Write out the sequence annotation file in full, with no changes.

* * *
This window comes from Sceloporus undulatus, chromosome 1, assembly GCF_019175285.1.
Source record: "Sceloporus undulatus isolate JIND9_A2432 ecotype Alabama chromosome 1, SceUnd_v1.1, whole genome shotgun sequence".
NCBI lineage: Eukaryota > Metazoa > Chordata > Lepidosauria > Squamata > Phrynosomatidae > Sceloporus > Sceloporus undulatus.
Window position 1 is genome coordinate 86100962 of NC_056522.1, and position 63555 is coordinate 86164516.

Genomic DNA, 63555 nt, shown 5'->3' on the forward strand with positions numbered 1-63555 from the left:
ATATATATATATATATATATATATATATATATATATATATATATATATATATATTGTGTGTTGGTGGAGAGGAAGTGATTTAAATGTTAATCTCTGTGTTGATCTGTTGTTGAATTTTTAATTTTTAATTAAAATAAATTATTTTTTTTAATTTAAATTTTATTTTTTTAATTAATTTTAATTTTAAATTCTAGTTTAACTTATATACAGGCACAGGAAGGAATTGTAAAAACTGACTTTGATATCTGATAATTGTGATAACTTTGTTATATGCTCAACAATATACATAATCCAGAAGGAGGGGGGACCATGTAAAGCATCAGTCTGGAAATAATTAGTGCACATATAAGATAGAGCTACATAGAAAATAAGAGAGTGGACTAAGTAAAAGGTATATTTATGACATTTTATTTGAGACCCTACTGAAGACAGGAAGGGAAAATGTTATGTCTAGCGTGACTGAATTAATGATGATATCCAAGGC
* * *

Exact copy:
This window comes from Sceloporus undulatus, chromosome 1, assembly GCF_019175285.1.
Source record: "Sceloporus undulatus isolate JIND9_A2432 ecotype Alabama chromosome 1, SceUnd_v1.1, whole genome shotgun sequence".
NCBI lineage: Eukaryota > Metazoa > Chordata > Lepidosauria > Squamata > Phrynosomatidae > Sceloporus > Sceloporus undulatus.
Window position 1 is genome coordinate 86100962 of NC_056522.1, and position 63555 is coordinate 86164516.

Genomic DNA, 63555 nt, shown 5'->3' on the forward strand with positions numbered 1-63555 from the left:
ATATATATATATATATATATATATATATATATATATATATATATATATATATATTGTGTGTTGGTGGAGAGGAAGTGATTTAAATGTTAATCTCTGTGTTGATCTGTTGTTGAATTTTTAATTTTTAATTAAAATAAATTATTTTTTTTAATTTAAATTTTATTTTTTTAATTAATTTTAATTTTAAATTCTAGTTTAACTTATATACAGGCACAGGAAGGAATTGTAAAAACTGACTTTGATATCTGATAATTGTGATAACTTTGTTATATGCTCAACAATATACATAATCCAGAAGGAGGGGGGACCATGTAAAGCATCAGTCTGGAAATAATTAGTGCACATATAAGATAGAGCTACATAGAAAATAAGAGAGTGGACTAAGTAAAAGGTATATTTATGACATTTTATTTGAGACCCTACTGAAGACAGGAAGGGAAAATGTTATGTCTAGCGTGACTGAATTAATGATGATATCCAAGGC